Since the program started in 2008, more than 95 percent of the streamlined penalty offers have been accepted by the tire haulers. The streamlined penalty process has saved CalRecycle vital resources by reducing travel costs, court fees, attorney fees, etc. As a result, staff has also been able to prosecute a significantly greater number of cases.
Informal Tire Hearings
On Jan. 1, 2013, Chapter 534, Statutes of 2012 (Gordon, AB 1647) became effective and established a new process for informal hearings for tire enforcement and permit denials, revocations and suspensions.
The Tire Enforcement Flow Chart depicts the typical waste tire enforcement process that CalRecycle staff or the tire enforcement agency (TEA) grantee follows after conducting an inspection of a tire hauler, generator, or end-use facility. A text description of the flow chart is available. This enforcement process lists the typical scenario that is followed; however, in different circumstances, these processes can vary.
CalRecycle is responsible for investigating complaints regarding tire haulers or storage/facilities. If you think you have a valid complaint, E-mail us at WasteTires@CalRecycle.ca.gov. Include the following information and attach any evidence that you may have.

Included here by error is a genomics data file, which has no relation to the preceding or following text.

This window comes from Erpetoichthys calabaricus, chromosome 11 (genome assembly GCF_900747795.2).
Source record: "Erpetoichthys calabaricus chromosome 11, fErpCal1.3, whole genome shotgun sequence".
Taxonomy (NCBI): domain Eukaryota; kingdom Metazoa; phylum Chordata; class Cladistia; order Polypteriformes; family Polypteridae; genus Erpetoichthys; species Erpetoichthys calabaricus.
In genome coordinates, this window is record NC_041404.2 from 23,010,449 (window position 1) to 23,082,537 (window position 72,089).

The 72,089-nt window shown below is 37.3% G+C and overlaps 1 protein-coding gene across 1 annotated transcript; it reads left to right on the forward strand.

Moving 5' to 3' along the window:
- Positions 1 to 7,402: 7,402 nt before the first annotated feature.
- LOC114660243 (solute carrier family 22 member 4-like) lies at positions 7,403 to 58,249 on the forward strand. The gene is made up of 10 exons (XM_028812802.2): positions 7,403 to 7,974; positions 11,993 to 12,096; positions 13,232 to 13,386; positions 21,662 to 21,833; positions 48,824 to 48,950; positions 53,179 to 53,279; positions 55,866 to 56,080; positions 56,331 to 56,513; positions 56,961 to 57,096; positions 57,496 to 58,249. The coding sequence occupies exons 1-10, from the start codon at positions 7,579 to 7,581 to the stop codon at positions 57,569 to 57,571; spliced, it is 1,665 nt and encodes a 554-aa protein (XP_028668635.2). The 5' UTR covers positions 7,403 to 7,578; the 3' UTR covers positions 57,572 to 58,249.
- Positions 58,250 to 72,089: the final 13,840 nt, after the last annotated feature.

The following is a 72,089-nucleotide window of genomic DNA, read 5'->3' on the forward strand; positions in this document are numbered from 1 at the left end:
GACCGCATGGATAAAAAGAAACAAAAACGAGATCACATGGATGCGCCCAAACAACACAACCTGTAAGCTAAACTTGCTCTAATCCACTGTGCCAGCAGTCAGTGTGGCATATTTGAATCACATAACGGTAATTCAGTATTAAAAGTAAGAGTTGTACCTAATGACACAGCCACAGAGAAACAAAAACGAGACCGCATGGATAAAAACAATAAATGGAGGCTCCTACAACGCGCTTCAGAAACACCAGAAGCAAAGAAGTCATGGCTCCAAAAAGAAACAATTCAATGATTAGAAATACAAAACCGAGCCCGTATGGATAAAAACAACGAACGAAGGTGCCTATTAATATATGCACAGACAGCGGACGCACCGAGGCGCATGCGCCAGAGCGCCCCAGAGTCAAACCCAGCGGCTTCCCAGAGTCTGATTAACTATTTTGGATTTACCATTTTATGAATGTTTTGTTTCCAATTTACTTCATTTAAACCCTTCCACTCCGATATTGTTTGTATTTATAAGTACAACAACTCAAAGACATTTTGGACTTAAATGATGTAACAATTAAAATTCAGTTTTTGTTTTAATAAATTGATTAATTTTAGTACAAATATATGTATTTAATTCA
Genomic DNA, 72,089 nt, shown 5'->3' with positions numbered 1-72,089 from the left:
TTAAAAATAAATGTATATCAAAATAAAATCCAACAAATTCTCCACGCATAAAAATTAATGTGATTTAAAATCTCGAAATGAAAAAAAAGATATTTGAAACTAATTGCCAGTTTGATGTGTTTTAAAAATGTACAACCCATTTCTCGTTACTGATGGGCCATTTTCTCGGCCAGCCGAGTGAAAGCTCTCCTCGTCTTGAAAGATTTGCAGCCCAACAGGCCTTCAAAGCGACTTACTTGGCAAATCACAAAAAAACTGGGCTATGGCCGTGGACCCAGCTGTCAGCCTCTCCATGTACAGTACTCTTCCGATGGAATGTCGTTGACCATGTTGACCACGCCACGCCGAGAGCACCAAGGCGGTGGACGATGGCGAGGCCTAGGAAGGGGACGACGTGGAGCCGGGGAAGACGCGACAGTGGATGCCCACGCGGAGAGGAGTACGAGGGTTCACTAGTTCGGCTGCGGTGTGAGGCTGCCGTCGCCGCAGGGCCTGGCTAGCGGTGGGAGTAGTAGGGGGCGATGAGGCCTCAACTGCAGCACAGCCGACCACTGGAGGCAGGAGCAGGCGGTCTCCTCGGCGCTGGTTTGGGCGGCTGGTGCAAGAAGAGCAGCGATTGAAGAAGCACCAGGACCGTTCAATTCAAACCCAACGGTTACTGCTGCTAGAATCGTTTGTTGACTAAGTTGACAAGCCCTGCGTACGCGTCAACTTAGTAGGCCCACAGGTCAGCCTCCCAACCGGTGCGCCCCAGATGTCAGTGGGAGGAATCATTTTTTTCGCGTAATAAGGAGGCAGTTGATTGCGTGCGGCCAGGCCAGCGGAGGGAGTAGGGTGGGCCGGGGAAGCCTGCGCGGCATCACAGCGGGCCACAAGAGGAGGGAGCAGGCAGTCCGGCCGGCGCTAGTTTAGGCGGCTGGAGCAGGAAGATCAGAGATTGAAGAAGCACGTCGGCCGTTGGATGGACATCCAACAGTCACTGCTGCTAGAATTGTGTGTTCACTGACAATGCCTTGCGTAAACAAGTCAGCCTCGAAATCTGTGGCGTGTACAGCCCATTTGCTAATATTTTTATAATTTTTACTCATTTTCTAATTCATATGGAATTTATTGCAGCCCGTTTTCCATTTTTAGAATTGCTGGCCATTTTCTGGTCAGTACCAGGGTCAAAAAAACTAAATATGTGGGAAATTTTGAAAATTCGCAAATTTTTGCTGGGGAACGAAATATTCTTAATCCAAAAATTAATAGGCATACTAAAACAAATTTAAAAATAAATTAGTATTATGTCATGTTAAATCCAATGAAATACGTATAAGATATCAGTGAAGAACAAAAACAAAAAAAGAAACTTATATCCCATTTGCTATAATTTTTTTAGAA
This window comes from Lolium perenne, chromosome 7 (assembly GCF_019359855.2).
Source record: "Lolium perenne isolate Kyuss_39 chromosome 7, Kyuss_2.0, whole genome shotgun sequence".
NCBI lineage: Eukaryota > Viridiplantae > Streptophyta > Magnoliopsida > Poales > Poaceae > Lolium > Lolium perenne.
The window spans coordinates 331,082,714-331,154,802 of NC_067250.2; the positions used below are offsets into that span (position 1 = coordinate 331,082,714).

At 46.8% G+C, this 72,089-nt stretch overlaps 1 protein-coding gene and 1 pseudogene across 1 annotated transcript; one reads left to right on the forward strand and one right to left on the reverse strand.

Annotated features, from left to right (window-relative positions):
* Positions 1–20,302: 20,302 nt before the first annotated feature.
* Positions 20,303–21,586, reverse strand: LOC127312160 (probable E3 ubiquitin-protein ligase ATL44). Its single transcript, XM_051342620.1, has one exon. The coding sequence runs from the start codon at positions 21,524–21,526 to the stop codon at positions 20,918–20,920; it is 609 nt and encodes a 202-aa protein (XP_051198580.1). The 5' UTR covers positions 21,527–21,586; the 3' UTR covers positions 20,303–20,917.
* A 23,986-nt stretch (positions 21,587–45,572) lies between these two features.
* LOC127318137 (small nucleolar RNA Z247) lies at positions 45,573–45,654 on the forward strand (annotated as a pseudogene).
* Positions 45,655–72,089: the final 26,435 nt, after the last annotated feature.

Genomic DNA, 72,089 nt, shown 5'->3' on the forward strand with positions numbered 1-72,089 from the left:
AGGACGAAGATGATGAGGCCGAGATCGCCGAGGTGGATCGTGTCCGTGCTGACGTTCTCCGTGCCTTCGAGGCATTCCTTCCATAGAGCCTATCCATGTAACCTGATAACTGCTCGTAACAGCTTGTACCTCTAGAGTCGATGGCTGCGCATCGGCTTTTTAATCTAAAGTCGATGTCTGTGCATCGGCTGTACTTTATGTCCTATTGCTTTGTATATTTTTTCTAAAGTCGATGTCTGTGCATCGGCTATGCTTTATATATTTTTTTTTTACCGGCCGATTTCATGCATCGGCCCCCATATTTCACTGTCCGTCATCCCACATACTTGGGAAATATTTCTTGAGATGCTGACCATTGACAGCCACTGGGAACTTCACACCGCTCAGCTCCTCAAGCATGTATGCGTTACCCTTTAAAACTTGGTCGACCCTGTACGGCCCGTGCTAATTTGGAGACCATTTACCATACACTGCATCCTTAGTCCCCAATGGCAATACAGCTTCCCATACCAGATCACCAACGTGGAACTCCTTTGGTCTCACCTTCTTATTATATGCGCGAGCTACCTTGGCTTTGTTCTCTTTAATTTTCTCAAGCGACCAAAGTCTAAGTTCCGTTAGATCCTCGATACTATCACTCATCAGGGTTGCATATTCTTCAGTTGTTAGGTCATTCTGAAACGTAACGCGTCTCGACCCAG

- Name of the Person/Business the Complaint is Regarding
- Date/Time of Violation
- Location of Violation Observed
- License Plate Number & Vehicle Description
- Quantity of Tires
- A brief statement describing the nature of your complaint
Please include your contact information in the E-mail, should CalRecycle staff have any further questions regarding the nature of the complaint. CalRecycle will ensure that you remain anonymous.
Partnerships With Other Agencies
CalRecycle provides funding to city and county agencies with regulatory authority within the city/county government for waste tire enforcement activities. These TEAs are responsible for performing initial inspection and follow-up inspections for all waste tire facilities and sites located in their jurisdictions.
Air Resources Board
Video surveillance is placed at locations where CalRecycle suspects violations of waste tire laws. To conduct the surveillance, ARB uses high tech video equipment to monitor the activities at suspected locations and reports all findings to CalRecycle for follow-up